Films of Emil Sitka: JITTER BUGHOUSE (1948)
by Saxon E. Sitka
Twenty-six of Emil's first twenty-nine film roles were for Columbia Pictures' Short Subjects Department, and once again he was playing an "eccentric old man." This time he plays "William Lark," a lunatic that gets cured by listening to music.
JITTER BUGHOUSE stars Joe De Rita ten years before he joined The Three Stooges as Curly-Joe, and it's very interesting to see the youthful De Rita sporting thick dark hair and dancing energetically to the film's several musical numbers.
The story has De Rita leading an unusual three-piece band whose music is designed to help heal people of "mental disorders." When his girlfriend Myrtle asks, "What's psychology got to do with music?", De Rita explains, "A lot. I'm going to combine the two. You know, 'music hath charms to soothe the savage beast' - - well, I'm going to use music to cure mental disorders. If a guy's got a screw loose, we just play music 'til he tightens it up."
When De Rita discovers that his girlfriend's employer is a lunatic, he makes arrangements to try out the healing powers of his band's music. Played by popular Three Stooges supporting actress Christine McIntyre, Myrtle agrees to bring De Rita and the musicians to the house of Mr. Lark, her lunatic employer, played by Emil.
Arriving with Myrtle, De Rita becomes the victim of several odd pranks played on him by the crazy Mr. Lark, one of which dumps him into a barrel of plaster, leaving him looking like a ghost. All of this demonstrates just how "crazy" Mr. Lark really is.
The band shows up and Mr. Lark is persuaded to come out of hiding and listen while they play one of their zany tunes. Soon, Mr. Lark is tapping his toes and thoroughly enjoying the music. By the time the band is done, he is miraculously cured of his mental illness and all ends well.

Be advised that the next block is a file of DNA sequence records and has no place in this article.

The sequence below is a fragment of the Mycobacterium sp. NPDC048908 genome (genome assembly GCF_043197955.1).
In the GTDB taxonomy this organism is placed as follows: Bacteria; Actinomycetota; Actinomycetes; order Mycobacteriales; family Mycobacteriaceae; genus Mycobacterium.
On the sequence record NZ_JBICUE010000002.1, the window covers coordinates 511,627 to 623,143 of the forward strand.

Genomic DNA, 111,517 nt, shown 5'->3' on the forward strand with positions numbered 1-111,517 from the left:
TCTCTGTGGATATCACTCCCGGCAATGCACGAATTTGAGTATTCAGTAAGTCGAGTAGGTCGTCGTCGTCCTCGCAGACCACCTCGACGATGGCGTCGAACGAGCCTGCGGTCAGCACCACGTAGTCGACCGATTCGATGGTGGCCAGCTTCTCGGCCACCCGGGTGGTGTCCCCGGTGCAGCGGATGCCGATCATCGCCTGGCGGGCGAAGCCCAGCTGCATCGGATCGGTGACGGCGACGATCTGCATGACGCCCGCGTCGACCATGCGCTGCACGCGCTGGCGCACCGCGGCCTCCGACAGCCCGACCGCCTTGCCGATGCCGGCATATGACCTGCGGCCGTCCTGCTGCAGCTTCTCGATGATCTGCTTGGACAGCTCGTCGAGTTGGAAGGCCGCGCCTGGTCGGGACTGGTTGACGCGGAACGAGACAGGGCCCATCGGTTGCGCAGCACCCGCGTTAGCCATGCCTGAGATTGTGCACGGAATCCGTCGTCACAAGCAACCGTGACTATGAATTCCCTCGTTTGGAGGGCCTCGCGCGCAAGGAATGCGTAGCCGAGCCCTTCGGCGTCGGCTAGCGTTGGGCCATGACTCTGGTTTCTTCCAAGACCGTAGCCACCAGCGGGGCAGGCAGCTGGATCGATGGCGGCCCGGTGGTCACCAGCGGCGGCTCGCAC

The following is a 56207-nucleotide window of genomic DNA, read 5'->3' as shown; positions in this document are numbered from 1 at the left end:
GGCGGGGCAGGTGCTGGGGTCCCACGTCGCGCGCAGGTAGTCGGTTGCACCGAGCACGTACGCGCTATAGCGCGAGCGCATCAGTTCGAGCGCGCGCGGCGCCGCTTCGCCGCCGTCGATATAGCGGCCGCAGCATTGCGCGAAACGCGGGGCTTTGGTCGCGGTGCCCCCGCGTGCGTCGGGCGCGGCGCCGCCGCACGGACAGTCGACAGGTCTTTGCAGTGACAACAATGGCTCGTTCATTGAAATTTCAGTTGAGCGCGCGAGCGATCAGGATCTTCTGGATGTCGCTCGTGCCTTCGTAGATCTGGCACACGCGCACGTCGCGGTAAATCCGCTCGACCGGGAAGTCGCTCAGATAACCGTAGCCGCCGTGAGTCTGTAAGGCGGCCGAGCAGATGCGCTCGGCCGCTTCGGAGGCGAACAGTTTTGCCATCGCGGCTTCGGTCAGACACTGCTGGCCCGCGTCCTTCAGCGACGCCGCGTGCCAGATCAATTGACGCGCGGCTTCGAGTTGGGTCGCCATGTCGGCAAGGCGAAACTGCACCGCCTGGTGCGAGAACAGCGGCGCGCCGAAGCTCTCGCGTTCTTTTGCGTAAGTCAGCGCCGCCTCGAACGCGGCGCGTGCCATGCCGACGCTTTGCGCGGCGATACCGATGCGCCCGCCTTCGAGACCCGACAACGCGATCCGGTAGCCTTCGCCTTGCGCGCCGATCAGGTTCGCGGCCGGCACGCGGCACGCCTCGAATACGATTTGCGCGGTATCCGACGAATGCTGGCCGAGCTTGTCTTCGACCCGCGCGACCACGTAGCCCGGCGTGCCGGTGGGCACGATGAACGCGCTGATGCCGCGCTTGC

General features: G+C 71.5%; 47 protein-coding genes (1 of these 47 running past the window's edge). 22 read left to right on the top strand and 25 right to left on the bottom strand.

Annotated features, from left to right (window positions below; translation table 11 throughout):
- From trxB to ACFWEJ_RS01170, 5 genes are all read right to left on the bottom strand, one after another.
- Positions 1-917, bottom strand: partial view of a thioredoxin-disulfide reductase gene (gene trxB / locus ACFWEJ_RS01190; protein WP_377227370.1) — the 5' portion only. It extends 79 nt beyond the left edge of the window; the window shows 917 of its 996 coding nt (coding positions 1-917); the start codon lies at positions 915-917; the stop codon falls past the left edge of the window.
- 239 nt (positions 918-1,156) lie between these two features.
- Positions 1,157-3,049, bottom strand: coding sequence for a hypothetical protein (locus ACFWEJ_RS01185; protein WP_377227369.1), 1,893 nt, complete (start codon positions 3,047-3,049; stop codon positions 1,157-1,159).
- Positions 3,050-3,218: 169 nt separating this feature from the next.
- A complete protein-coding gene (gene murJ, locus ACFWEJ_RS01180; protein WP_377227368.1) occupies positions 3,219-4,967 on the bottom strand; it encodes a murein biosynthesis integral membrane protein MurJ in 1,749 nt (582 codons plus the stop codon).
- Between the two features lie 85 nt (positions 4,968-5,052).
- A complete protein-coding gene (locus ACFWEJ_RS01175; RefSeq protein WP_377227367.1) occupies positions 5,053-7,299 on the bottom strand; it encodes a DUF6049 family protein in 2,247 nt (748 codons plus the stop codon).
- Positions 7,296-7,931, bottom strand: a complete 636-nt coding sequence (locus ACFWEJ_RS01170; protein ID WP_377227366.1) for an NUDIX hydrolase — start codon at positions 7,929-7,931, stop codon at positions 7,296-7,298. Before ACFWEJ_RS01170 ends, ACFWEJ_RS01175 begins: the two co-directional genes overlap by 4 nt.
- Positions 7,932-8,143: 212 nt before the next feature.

Let's look at Emil's diary entry for Friday, December 19, 1947:
My acting chore in the Joe De Rita comedy here at Darmour Studio was very satisfying both to me and the producer Jules White. And the featured trio "Noveleetes" thought me a very capable "character actor.'
Also some nice compliments came my way again from Hugh McCollum and Shemp Howard and some visitors to the set.
Playing lunatics, Emil once said in an interview, was easier and more interesting than doing straight roles.
Note that Emil misspelled the musical trio's name in his diary entry. The "Nov-Elites" was a musical comedy team composed of Joe Mayer, Art Terry, and Frankie Carr, three talented yet funny musicians with legitimate instrumental and vocal skills. A large portion of the running time of this film is devoted to several of their humorous musical numbers. Despite their genuine musical talent, though, the tunes they play seem more likely to cause mental disorders than cure them!
One of their funniest performances occurs at the beginning of JITTER BUGHOUSE and is a take-off of a commercial for a laundry detergent popular in the 1940's called "Fuz." In this excerpt from the script, De Rita introduces the tune this way:
Ladies and Gentlemen -- on the radio these days one hears many commercials, most of them in musical patter. One of these is very well known to all of you, and the boys would like to play it for you.
(The band begins to play a straight version of the commercial)
Now the boys would like to give you their nonsensical impression of how various famous radio stars might do the same commercial.
then sing the same commercial over again several times, each time imitating a different famous singing group. According to the script, they do imitations of the Fred Waring Trio
, then the Ink Spots
, and finally the Guy Lombardo Trio
, although one of the impressions sounds much more like Al Jolson, complete with a "Mammy!" at the end. Even for someone who isn't familiar with the original bands, these musical impressions are very funny. In fact, most of the comedy in JITTER BUGHOUSE is attributable to The Nov-Elites
Written by Felix Adler, JITTER BUGHOUSE was produced and directed by Jules White. Also in the cast was Patsy Moran, playing the part of De Rita's impatient landlord trying to collect the rent. Moran was a veteran actress who appeared in films that featured many big stars, including Laurel and Hardy, W. C. Fields, Gale Storm, William Bendix, Claudette Colbert, Lana Turner, Robert Young, Walter Brennan and Lucille Ball. She appeared in several Columbia shorts including BILLIE GETS HER MAN, Emil's very next film role. But as you'll see in that film's section, Emil's experience working with her wasn't entirely pleasant.
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JITTER BUGHOUSE (1948)